by James Bovard
It’s a historically untrustworthy secret organization that needs to live under rule of law.
President Trump’s firing of FBI chief James Comey provides a welcome chance to dethrone the FBI from its pinnacle in American politics and life. Last September, Comey denounced Twitter “demagoguery” for the widespread belief that the FBI was not “honest” or “competent.”
But the FBI has a long record of both deceit and incompetence. Five years ago, Americans learned that the FBI was teaching its agents that the bureau “has the ability to bend or suspend the law to impinge on the freedom of others.” This has practically been the FBI’s motif since its creation.
J. Edgar Hoover, who ran the FBI from 1924 until his death in 1972, built a revered agency that utterly intimidated official Washington. In 1945, President Truman wrote: “We want no Gestapo or secret police. FBI is tending in that direction. … This must stop.” But the bureau’s power soared after Congress passed the Internal Security Act of 1950, authorizing massive crackdowns on suspected subversives. Hoover compiled a list of more than 20,000 “potentially or actually dangerous” Americans who could be seized and locked away at the president’s command. “Congress secretly financed the creation of six of these (detention) camps in the 1950s,” noted Tim Weiner in his excellent 2012 book, Enemies: A History of the FBI.
From 1956 through 1971, the FBI’s COINTELPRO (counterintelligence programs) conducted thousands of covert operations to incite street warfare between violent groups, to get people fired, to smear innocent people by portraying them as government informants, and to cripple or destroy left-wing, black, communist, white racist and anti-war organizations. FBI agents also busied themselves forging “poison pen” letters to wreck activists’ marriages. COINTELPRO was exposed only after a handful of activists burglarized an FBI office in a Philadelphia suburb, seized FBI files, and leaked the damning documents to journalists.
FBI haughtiness was on display on April 19, 1993, when its agents used armored vehicles to smash into the Branch Davidians’ sprawling, ramshackle home near Waco, Texas. The tanks intentionally collapsed much of the building on top of the huddled residents. After the FBI pumped the building full of CS gas (banned for use on enemy soldiers by the Chemical Weapons Convention), a fire ignited that left 80 children, women and men dead. The FBI swore it was blameless for the conflagration, but six years later, an investigation revealed that the FBI fired incendiary cartridges into the building before the blaze erupting. No FBI agents were penalized or prosecuted for their fatal assault against American civilians.
Before the 9/11 attacks, the FBI dismally failed to connect the dots on suspicious foreigners engaged in domestic aviation training. Though Congress had deluged the FBI with $1.7 billion to upgrade its computers, many FBI agents had old machines incapable of searching the Web or emailing photos. One FBI agent observed that the bureau ethos is that “real men don’t type. … The computer revolution just passed us by.”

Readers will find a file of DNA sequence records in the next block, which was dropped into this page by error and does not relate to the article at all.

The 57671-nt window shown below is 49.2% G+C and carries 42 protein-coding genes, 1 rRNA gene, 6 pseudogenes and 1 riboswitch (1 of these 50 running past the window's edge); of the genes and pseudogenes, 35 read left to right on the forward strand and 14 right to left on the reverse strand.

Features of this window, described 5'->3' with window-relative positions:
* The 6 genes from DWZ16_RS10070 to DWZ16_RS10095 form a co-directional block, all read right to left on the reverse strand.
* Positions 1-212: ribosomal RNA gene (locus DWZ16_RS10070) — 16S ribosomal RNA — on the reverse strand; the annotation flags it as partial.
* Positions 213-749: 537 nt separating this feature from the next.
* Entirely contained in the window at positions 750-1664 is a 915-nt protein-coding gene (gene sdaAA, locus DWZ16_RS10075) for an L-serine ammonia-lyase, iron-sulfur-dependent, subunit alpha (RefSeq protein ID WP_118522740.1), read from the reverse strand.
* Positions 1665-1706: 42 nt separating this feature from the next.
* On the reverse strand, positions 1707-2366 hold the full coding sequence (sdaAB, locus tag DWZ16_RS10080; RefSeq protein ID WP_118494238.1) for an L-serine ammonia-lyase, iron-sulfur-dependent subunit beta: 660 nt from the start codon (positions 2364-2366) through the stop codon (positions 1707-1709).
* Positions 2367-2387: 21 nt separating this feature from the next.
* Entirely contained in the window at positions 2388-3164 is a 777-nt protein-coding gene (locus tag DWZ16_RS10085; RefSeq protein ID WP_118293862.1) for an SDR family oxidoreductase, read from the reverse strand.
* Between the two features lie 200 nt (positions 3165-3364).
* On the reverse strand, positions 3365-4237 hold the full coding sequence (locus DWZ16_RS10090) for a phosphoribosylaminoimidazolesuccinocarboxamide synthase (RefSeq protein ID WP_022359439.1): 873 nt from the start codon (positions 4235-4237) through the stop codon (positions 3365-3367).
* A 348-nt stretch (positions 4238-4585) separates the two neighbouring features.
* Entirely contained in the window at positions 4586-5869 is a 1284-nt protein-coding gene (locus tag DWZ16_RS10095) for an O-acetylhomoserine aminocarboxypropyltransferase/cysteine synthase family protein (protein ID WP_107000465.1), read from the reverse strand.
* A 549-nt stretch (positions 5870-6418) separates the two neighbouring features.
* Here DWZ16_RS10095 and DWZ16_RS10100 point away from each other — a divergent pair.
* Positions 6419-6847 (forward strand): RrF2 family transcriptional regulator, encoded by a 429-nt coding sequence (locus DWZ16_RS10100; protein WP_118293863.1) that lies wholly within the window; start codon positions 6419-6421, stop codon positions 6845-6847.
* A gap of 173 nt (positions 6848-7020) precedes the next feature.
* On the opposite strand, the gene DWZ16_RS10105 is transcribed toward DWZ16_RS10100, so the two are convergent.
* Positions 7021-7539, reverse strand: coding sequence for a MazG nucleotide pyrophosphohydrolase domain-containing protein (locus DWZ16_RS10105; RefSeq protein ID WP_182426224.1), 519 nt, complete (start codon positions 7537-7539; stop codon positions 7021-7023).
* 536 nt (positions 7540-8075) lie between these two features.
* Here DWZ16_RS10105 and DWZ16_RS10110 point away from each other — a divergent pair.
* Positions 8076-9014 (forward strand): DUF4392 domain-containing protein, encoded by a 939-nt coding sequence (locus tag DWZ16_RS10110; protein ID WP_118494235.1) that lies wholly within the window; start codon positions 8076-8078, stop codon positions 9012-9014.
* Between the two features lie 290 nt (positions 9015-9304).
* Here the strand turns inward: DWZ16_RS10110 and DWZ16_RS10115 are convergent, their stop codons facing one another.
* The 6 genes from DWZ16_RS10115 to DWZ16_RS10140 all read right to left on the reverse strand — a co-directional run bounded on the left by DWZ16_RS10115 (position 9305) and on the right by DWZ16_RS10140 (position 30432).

The FBI’s pre-9/11 blunders “contributed to the United States becoming, in effect, a sanctuary for radical terrorists,” according to a 2002 congressional investigation. (The FBI also lost track of a key informant at the heart of the cabal that detonated a truck bomb beneath the World Trade Center in 1993.)
In the late 1990s, the FBI Academy taught agents that subjects of investigations “have forfeited their right to the truth.” This doctrine helped fuel pervasive entrapment operations after 9/11. Trevor Aaronson, author of The Terror Factory: Inside the FBI’s Manufactured War on Terrorism, estimated that only about 1% of the 500 people charged with international terrorism offenses in the decade after 9/11 were bona fide threats. Thirty times as many were induced by the FBI to behave in ways that prompted their arrest. The bureau’s informant program extends far beyond Muslims. It bankrolled an extremist right-wing New Jersey blogger and radio host for five years before his 2009 arrest for threatening federal judges.
And then there are the other scandals — the perpetual false testimony from the FBI crime lab, its use of National Security Letters and other surveillance tools to illegally vacuum up Americans’ personal info, its whitewashing of every shooting by an FBI agent between 1993 and 2011, and its operation of dozens of child porn websites (another entrapment operation gone awry).
The FBI’s power has rarely been effectively curbed by either Congress or federal courts. In 1971, House Majority Leader Hale Boggs declared that the bureau’s power terrified Capitol Hill: “Our very fear of speaking out (against the FBI) has watered the roots and hastened the growth of a vine of tyranny. … Our society … cannot survive a planned and programmed fear of its own government bureaus and agencies.”
Boggs vindicated a 1924 American Civil Liberties Union report warning that the FBI had become “a secret police system of a political character” — a charge that supporters of both Hillary Clinton and Donald Trump would have alternatively cheered last year.
If Trump fired Comey to throttle an investigation into Trump administration criminality, that is an impeachable offense. Otherwise, Comey’s fall provides an excellent opportunity to take the FBI off its pedestal and place it where it belongs — under the law.
It is time to cease venerating a federal agency whose abuses have perennially menaced Americans’ constitutional rights.
James Bovard, author of Public Policy Hooligan, is a member of USA TODAY’s Board of Contributors. Follow him on Twitter @JimBovard
UPDATE: Here’s a jpeg from this piece –